Backlash Builds for Noncompetes

For a generation of workers, noncompete agreements have steadily crept into more and more facets of the working world to the point that even low- and middle-wage earners are increasingly being asked to sign the agreements as a condition of employment.

But as the labor market continues to tighten and studies show that noncompete agreements have a negative effect on wages, mobility and innovation, a movement is building to reign in the overuse of these contracts.

An analysis by the Wall Street Journal notes that several states have recently passed or are in the process of passing laws that make noncompetes unenforceable for certain workers. Washington state passed a law last month excluding workers making less than $100,000, and Massachusetts tightened conditions for noncompetes, while Hawaii banned noncompetes from technology jobs in 2015. Similar bills are in the works in New Hampshire, Pennsylvania and Vermont.

Writes the Wall Street Journal:

A national backlash is building against employers that make such movement harder with noncompete agreements that bar departing employees from taking jobs with industry competitors for certain periods of time. That’s good news for workers, because eliminating barriers to job-hopping could help stir the kind of wage growth workers haven’t seen since before the last recession. … A low unemployment rate might help shift that balance of power back toward workers.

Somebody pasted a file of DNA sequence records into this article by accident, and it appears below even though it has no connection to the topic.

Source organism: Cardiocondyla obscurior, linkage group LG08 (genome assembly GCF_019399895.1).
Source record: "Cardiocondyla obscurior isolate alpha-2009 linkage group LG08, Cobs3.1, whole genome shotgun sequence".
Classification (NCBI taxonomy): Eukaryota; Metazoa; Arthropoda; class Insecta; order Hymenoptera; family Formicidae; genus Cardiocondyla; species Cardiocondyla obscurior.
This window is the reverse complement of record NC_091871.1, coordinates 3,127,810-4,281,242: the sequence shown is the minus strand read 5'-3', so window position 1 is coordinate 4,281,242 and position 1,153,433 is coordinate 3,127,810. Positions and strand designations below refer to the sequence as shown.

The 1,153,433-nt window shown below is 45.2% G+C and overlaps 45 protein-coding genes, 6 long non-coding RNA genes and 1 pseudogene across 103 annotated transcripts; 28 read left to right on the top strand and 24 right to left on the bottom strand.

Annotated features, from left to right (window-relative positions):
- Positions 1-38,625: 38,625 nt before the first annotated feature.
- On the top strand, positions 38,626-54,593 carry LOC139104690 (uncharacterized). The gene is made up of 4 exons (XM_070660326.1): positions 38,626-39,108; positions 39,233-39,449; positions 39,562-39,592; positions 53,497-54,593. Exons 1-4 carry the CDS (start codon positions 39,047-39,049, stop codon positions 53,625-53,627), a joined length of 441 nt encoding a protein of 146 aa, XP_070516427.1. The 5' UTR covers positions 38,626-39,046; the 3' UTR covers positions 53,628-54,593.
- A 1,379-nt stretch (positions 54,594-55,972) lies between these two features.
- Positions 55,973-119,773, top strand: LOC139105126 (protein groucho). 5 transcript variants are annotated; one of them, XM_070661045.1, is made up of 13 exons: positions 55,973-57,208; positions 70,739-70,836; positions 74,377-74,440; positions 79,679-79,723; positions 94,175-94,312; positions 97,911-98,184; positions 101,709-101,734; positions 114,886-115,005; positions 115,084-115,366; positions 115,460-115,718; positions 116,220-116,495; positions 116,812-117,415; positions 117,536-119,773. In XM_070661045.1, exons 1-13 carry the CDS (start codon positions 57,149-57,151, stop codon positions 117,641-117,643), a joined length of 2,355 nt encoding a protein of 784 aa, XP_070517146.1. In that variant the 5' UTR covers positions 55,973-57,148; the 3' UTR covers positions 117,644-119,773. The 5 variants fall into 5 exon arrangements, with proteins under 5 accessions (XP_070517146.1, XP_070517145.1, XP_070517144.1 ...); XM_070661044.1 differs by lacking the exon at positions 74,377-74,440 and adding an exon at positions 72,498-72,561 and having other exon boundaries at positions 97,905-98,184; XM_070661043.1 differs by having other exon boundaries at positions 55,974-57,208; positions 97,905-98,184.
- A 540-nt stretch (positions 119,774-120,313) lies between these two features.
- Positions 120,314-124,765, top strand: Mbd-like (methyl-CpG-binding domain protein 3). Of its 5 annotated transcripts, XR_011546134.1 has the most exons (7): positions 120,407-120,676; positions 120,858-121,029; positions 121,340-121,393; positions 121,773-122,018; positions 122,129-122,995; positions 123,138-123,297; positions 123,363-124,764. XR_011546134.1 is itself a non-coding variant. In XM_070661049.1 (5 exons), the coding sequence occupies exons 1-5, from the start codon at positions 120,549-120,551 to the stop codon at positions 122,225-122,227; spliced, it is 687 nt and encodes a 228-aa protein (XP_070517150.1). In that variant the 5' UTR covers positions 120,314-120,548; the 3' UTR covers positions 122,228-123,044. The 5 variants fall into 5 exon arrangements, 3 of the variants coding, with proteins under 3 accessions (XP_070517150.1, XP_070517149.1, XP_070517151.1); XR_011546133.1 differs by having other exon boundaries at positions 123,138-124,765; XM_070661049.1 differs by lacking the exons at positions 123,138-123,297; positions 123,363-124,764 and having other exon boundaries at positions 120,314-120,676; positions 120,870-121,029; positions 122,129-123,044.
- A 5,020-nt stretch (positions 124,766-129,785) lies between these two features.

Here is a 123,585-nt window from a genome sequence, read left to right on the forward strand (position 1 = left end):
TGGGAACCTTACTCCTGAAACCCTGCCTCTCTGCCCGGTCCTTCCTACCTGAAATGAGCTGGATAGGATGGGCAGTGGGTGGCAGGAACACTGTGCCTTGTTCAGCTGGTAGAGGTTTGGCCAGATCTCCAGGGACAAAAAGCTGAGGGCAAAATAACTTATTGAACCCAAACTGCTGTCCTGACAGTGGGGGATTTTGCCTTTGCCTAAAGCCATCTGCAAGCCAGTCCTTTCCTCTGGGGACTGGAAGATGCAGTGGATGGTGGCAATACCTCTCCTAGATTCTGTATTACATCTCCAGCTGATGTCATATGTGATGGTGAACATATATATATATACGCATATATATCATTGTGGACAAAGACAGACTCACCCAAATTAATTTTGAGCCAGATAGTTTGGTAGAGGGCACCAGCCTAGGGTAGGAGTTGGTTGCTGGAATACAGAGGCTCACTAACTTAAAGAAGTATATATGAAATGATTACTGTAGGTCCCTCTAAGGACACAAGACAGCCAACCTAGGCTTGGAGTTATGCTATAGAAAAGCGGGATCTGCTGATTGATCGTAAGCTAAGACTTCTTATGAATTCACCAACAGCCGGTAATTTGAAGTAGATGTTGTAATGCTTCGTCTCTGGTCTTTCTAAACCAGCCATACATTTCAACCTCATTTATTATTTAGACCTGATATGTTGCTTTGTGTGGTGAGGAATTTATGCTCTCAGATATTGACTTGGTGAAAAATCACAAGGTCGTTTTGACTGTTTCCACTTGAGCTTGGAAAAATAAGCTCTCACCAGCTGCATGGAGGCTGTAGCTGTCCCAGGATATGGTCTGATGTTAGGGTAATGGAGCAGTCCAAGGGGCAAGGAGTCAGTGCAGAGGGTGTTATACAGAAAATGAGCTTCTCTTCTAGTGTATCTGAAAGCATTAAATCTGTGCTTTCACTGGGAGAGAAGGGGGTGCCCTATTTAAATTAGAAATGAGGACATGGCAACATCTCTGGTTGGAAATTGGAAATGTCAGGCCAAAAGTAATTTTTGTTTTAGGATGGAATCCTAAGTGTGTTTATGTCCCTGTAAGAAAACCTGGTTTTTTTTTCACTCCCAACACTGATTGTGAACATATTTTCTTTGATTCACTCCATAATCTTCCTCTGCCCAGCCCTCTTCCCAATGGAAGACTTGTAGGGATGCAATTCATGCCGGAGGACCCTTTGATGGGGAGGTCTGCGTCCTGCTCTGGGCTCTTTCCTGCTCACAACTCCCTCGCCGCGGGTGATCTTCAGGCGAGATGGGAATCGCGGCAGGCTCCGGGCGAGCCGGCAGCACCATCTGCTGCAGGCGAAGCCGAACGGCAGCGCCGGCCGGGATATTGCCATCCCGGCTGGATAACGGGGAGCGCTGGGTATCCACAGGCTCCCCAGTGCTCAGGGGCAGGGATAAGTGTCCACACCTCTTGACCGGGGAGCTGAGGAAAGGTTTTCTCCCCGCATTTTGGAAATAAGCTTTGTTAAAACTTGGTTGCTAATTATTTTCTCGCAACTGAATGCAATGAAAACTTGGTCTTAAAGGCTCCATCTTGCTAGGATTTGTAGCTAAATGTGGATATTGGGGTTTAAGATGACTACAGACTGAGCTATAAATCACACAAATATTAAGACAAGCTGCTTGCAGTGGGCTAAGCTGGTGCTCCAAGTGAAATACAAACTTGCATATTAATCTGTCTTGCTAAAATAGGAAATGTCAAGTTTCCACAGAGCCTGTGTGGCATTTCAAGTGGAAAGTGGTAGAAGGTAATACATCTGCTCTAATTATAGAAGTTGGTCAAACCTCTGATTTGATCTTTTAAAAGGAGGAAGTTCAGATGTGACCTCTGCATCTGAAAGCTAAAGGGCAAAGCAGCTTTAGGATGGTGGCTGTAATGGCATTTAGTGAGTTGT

This is an important topic for Texas, where employers in the oil patch routinely use these contracts. The overuse of these agreements is an issue I’ve written about before.

While the trend against noncompetes is growing nationally, legislative and judicial resistance to these agreements in Texas has not yet surfaced to the same degree. Texas venues are likely to continue to enforce reasonable noncompetes – ones that that do not go beyond an employer’s legitimate business interest or prevent employees from working with a competitor. A narrow, well-crafted noncompete designed to protect an employer’s business interest should be fine for the foreseeable future. Along with confidentiality agreements, energy companies operating in Texas are likely to continue reaching for these tools when appropriate.

Clearly, there’s a time and place for noncompete agreements for high-level employees and those with access to proprietary information in an increasingly knowledge-based economy. But businesses are hurting themselves and the larger regional economy when they limit the choice and mobility of workers. Employers lose out on things like creativity, enthusiasm and innovation when their employees feel like indentured laborers.

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